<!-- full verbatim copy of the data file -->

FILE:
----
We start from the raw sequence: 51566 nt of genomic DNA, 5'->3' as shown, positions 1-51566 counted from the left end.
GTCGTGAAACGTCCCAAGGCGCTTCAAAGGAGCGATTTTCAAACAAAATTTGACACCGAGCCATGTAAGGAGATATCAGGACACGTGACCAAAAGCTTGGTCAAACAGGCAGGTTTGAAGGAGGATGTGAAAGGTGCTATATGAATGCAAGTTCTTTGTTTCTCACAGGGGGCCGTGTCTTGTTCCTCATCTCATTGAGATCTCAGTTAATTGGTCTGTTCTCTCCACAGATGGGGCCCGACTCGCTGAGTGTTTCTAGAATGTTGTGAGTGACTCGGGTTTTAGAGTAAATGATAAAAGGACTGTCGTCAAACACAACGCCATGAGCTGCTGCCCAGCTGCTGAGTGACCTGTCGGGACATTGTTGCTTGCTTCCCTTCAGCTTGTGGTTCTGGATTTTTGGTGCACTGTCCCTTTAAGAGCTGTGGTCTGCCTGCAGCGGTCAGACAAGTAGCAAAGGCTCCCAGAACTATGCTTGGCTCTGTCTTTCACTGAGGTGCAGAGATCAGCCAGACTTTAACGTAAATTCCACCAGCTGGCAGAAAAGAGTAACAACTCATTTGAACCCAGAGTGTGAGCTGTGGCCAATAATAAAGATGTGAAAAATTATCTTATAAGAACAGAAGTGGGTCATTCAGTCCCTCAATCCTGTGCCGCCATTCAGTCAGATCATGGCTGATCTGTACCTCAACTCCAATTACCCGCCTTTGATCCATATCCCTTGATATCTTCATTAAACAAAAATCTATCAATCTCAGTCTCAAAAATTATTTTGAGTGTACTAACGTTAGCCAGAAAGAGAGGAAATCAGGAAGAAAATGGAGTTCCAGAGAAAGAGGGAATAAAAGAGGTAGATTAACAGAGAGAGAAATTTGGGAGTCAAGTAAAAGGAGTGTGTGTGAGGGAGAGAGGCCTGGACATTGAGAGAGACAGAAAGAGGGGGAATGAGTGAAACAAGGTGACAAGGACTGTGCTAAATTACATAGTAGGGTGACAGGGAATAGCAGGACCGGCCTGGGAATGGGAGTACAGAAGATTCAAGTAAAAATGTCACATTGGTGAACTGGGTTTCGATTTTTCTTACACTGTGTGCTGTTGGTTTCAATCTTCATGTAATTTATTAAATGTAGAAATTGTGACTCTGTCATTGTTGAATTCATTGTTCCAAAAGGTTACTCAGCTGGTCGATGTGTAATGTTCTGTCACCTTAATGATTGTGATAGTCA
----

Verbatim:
We start from the raw sequence: 51566 nt of genomic DNA, 5'->3' as shown, positions 1-51566 counted from the left end.
GTCGTGAAACGTCCCAAGGCGCTTCAAAGGAGCGATTTTCAAACAAAATTTGACACCGAGCCATGTAAGGAGATATCAGGACACGTGACCAAAAGCTTGGTCAAACAGGCAGGTTTGAAGGAGGATGTGAAAGGTGCTATATGAATGCAAGTTCTTTGTTTCTCACAGGGGGCCGTGTCTTGTTCCTCATCTCATTGAGATCTCAGTTAATTGGTCTGTTCTCTCCACAGATGGGGCCCGACTCGCTGAGTGTTTCTAGAATGTTGTGAGTGACTCGGGTTTTAGAGTAAATGATAAAAGGACTGTCGTCAAACACAACGCCATGAGCTGCTGCCCAGCTGCTGAGTGACCTGTCGGGACATTGTTGCTTGCTTCCCTTCAGCTTGTGGTTCTGGATTTTTGGTGCACTGTCCCTTTAAGAGCTGTGGTCTGCCTGCAGCGGTCAGACAAGTAGCAAAGGCTCCCAGAACTATGCTTGGCTCTGTCTTTCACTGAGGTGCAGAGATCAGCCAGACTTTAACGTAAATTCCACCAGCTGGCAGAAAAGAGTAACAACTCATTTGAACCCAGAGTGTGAGCTGTGGCCAATAATAAAGATGTGAAAAATTATCTTATAAGAACAGAAGTGGGTCATTCAGTCCCTCAATCCTGTGCCGCCATTCAGTCAGATCATGGCTGATCTGTACCTCAACTCCAATTACCCGCCTTTGATCCATATCCCTTGATATCTTCATTAAACAAAAATCTATCAATCTCAGTCTCAAAAATTATTTTGAGTGTACTAACGTTAGCCAGAAAGAGAGGAAATCAGGAAGAAAATGGAGTTCCAGAGAAAGAGGGAATAAAAGAGGTAGATTAACAGAGAGAGAAATTTGGGAGTCAAGTAAAAGGAGTGTGTGTGAGGGAGAGAGGCCTGGACATTGAGAGAGACAGAAAGAGGGGGAATGAGTGAAACAAGGTGACAAGGACTGTGCTAAATTACATAGTAGGGTGACAGGGAATAGCAGGACCGGCCTGGGAATGGGAGTACAGAAGATTCAAGTAAAAATGTCACATTGGTGAACTGGGTTTCGATTTTTCTTACACTGTGTGCTGTTGGTTTCAATCTTCATGTAATTTATTAAATGTAGAAATTGTGACTCTGTCATTGTTGAATTCATTGTTCCAAAAGGTTACTCAGCTGGTCGATGTGTAATGTTCTGTCACCTTAATGATTGTGATAGTCA